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Re: New caesura
Re: New caesura
Sun, 11 Mar 2007 11:25:36 -0500
On 3/8/07, Maximilian Albert <address@hidden> wrote:
a couple of days ago Paul Scott asked about the implementation of a new
caesura ("railroad tracks") glyph. After a few tries and corrections we
ended up with the attached example. I guess that this might be of
interest to quite a few other users, too. If this is true I can easily
send a patch.
However, I seem to infer from a whole bunch of earlier discussions on
the same subject that Han-Wen and Jan would rather prefer to stick to
the current version of the glyph until someone manages to find
hand-engraved examples of it in older German music editions on which the
design can be based. So I thought I'd just ask if they are interested in
trying out this first approximation to an improved version.
I would like to have a look in our local musicological library to see if
I can find one or two samples which meet their quality standards so that
we don't have to rely entirely on our own sense of aesthetics. But it
may take at least a week or two before I will find the time. Can anyone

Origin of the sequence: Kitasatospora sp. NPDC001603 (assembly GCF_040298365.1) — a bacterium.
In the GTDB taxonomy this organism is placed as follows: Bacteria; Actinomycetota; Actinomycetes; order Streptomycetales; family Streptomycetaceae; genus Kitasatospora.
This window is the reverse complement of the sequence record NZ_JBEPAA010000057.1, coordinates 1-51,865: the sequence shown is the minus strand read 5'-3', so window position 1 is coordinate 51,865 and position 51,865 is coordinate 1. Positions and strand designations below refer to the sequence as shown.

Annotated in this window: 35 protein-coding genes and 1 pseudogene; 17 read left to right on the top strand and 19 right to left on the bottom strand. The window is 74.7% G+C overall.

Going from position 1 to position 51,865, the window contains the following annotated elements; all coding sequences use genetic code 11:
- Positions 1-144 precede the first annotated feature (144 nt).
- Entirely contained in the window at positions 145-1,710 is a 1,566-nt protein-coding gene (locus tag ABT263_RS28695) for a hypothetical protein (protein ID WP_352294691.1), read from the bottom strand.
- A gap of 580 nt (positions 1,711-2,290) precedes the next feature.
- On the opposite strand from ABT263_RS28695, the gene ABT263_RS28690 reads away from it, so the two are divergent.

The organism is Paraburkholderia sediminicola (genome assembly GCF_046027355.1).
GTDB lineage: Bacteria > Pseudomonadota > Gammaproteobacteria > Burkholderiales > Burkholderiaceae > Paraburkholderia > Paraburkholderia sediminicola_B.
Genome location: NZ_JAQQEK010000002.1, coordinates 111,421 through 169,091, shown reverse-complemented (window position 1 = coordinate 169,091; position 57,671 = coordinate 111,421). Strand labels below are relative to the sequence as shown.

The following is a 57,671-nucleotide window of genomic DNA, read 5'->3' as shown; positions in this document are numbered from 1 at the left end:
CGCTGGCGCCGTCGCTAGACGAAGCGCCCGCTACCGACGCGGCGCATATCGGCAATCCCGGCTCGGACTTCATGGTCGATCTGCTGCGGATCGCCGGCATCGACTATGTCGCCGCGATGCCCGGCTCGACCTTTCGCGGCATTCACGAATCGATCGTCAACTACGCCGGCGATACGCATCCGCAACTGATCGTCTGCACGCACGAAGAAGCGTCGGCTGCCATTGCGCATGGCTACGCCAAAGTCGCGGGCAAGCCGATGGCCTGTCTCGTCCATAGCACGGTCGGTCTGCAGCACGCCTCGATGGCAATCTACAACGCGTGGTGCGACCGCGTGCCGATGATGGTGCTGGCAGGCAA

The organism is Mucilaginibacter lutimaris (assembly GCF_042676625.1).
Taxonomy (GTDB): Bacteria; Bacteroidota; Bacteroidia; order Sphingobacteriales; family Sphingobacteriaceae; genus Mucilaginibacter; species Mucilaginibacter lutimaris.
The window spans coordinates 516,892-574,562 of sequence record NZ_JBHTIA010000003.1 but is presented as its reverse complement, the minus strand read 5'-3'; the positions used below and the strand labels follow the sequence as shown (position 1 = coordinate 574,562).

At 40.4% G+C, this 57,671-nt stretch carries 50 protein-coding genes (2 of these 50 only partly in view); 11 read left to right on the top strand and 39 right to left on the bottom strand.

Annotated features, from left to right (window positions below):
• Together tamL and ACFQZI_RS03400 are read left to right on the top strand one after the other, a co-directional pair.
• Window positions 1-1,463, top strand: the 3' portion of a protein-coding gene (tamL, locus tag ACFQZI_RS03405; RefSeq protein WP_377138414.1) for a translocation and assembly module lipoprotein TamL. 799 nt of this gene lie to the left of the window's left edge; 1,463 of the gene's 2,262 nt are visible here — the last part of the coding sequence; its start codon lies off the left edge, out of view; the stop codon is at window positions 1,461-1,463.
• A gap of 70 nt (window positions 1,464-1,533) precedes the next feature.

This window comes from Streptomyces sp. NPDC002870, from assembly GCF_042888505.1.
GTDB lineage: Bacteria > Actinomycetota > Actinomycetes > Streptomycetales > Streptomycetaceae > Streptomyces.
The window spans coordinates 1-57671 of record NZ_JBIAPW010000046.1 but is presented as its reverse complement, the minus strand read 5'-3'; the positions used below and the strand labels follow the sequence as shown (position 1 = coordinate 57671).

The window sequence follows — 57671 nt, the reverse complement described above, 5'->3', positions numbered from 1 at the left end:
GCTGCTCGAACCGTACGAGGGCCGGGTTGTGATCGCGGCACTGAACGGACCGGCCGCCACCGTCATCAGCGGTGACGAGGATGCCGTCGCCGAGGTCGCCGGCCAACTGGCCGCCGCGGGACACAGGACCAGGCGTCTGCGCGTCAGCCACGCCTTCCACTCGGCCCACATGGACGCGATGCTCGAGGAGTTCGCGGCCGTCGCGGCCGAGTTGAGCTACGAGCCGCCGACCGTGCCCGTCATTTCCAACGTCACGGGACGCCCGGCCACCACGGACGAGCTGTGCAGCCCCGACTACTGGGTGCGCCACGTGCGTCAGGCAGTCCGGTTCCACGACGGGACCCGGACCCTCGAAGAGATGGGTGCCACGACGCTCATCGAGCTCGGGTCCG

who frequently uses this glyph give a hint in which type of music it
occurs most often?
Hi Max, hi everybody,
For what it's worth, the new caesura looks exactly right to me. (I
didn't understand the previous symbol for caesura; I had certainly
never seen anything even close to it in printed music. So the new
symbol is -- to my eyes -- a dramatic improvement.)
I don't know what the process is for replacing an old glyph with a new
one. Maybe Han-Wen needs to approve. Or maybe it's OK to go ahead and
submit a patch if no feedback comes back after a few more days?
I spent 15 or 20 minutes looking through score this morning for
printed caesuras (or "caesaurae"?). Surprisingly, I couldn't find a
single one in the usual position (sitting on the top staffline, as in
your example). I wasn't very careful, however, and just leafed through
the stuff that was close enough to look through without having to
bother getting up (some Debussy and Ravel piano music, Mozart arias
with pno accompaniment, Stravinsky's Rite, a couple of pieces on
Schott Japan by Takemitsu and Hosokawa, the Beethoven string quartets.
And, just for entertainment value, Stockhausen's fifth Klavierstück
:-) No standard caesaurae there.
However, I did stumble across the rather more interesting use of the
caesura attached here. These are measures 26 - 28 of "Voiles" in
Hinson's edition of the Debussy preludes. I had utterly forgotten that
Debussy used caesurae like this to mark the end of a spanner (in this
case a tempo spanner). But there are quite a few examples of this sort
of thing in his piano music. (Interestingly, Debussy frequently
resorts to just the "edge text" of the spanners, ie the indication and
the caesura, leaving out the dashed lines entirely.)
Anyway, our new caesaura looks very much like the example from "Voiles" indeed.
Description: JPEG image
- New caesura, Maximilian Albert, 2007/03/08
- Re: New caesura,
Trevor Bača <=